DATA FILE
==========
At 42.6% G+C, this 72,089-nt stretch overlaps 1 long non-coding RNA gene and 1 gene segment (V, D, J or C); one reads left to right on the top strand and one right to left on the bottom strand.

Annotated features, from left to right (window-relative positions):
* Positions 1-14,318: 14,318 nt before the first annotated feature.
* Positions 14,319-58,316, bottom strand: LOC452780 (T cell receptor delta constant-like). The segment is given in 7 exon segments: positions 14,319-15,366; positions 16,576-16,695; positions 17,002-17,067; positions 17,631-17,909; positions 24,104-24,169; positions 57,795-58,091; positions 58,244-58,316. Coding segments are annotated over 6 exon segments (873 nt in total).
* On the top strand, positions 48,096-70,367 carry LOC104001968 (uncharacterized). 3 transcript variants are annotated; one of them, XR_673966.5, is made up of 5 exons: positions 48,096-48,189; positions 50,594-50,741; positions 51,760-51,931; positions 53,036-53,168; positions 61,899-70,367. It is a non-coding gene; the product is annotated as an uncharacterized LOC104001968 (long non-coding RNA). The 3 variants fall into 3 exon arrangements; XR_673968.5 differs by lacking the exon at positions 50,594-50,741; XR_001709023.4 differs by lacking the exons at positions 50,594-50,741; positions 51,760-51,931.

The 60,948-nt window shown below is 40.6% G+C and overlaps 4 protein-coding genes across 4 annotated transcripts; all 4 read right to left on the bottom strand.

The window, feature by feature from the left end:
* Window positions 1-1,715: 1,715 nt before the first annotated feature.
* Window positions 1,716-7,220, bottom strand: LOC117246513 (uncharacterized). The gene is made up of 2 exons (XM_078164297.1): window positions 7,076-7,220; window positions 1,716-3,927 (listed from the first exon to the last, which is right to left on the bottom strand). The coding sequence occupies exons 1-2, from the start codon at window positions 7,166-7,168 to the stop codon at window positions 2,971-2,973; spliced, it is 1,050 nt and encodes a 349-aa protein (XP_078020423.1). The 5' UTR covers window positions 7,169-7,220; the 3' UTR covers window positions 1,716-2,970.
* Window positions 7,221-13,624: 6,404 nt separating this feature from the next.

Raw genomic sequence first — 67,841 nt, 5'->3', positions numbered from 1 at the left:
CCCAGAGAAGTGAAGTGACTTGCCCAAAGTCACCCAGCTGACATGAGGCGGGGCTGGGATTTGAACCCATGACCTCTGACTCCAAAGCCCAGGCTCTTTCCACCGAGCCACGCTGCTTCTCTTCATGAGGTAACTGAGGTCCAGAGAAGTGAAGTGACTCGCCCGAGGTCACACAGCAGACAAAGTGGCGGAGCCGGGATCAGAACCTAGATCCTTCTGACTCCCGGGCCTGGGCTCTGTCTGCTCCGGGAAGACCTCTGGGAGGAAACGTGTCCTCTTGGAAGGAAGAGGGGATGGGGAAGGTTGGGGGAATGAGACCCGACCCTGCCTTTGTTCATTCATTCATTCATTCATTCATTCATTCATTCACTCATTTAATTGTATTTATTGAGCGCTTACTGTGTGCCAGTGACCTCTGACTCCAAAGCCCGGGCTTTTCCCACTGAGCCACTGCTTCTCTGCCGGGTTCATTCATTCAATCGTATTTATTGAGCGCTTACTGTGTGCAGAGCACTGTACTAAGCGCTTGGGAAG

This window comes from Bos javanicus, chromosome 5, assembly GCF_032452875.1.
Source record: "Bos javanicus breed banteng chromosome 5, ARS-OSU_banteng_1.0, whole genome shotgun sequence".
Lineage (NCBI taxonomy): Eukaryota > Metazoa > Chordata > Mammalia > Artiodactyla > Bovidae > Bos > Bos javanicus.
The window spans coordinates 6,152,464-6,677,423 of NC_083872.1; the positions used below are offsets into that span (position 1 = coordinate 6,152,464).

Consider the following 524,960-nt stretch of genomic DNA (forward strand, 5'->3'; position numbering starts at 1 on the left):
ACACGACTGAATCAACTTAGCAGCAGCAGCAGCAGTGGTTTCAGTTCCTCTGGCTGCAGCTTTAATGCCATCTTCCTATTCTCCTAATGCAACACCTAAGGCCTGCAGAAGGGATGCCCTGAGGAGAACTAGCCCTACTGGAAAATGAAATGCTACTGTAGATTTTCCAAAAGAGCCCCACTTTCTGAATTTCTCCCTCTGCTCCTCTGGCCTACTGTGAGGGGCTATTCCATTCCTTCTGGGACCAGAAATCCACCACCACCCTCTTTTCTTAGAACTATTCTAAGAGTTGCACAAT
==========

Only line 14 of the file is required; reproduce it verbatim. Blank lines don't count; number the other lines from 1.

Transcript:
Source record: "Bos javanicus breed banteng chromosome 5, ARS-OSU_banteng_1.0, whole genome shotgun sequence".